I’m Sorry

Father, I have sinned against heaven and in your sight, and am no longer worthy to be called your son. – Luke 15:21 

A meaningful apology can be the first step toward forgiveness. Colleen O’Connor writes in The Denver Post: “The successful apology dissolves anger and humiliation. It shows respect, builds trust, and helps prevent further misunderstanding. A sincere apology makes it much easier to forgive.”

And author Barbara Engel says that a true apology depends on the three Rs: regret, responsibility, and remedy.

In Jesus’ story of the prodigal son, the headstrong young man who returned home after squandering his inheritance approached his father with humility and remorse: “Father, I have sinned against heaven and in your sight, and am no longer worthy to be called your son” (Luke 15:21). He expressed regret for the pain he had caused, took responsibility for what he had done, and was prepared to work as a hired servant (v.19).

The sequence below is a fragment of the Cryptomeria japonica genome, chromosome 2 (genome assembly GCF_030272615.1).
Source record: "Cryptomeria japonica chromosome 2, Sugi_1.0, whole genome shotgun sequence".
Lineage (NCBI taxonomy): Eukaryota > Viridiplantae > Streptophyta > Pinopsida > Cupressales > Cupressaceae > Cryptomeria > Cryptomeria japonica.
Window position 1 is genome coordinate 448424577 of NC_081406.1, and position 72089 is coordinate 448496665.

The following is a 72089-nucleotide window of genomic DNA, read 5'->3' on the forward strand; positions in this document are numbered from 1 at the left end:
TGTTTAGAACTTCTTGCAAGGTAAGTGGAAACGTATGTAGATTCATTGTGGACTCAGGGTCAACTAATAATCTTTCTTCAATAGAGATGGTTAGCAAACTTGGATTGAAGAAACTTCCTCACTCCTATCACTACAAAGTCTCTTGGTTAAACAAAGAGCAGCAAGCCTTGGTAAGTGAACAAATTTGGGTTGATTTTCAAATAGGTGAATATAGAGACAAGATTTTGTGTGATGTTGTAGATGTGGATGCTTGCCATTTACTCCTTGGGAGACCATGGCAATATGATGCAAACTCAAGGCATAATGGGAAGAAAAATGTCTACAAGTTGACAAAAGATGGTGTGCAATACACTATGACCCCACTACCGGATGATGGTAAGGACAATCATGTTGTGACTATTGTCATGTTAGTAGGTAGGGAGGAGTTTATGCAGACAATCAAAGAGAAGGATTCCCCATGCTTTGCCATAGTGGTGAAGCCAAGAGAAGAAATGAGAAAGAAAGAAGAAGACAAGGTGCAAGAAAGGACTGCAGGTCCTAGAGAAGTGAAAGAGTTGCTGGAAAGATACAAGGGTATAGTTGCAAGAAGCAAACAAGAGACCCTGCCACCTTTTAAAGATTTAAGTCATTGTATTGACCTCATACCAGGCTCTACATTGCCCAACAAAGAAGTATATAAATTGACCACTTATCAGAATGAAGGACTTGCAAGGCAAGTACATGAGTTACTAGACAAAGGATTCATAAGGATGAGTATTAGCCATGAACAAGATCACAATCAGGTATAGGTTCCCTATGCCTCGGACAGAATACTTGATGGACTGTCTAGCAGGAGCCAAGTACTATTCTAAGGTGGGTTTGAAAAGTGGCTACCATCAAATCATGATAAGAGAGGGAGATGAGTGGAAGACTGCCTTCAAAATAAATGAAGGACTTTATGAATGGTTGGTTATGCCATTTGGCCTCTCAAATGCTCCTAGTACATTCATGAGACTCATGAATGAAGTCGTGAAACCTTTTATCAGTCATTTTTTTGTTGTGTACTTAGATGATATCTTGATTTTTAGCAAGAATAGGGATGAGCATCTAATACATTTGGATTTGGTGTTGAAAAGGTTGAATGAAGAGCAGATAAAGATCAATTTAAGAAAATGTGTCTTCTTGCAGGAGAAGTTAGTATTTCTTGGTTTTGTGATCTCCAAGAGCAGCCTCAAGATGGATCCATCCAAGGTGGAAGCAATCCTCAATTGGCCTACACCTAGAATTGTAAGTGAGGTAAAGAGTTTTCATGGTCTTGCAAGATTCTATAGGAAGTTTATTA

As Christians, we have a responsibility to repent and sincerely say “I’m sorry” whenever we wrong another person. In a spirit of humility and love, we can help those who need to forgive us by offering a genuine apology.

A sincere apology doesn’t compel others to forgive, but it’s the right thing to do. We must take the first step on the pathway toward the freedom of forgiveness.

David McCasland 

Have you hurt a friend or brother?
Go at once and make things right;
From your heart say, “I am sorry.”
How these words bring God delight! 

D. De Haan

A heartfelt apology can’t change the past, but it can brighten the future.

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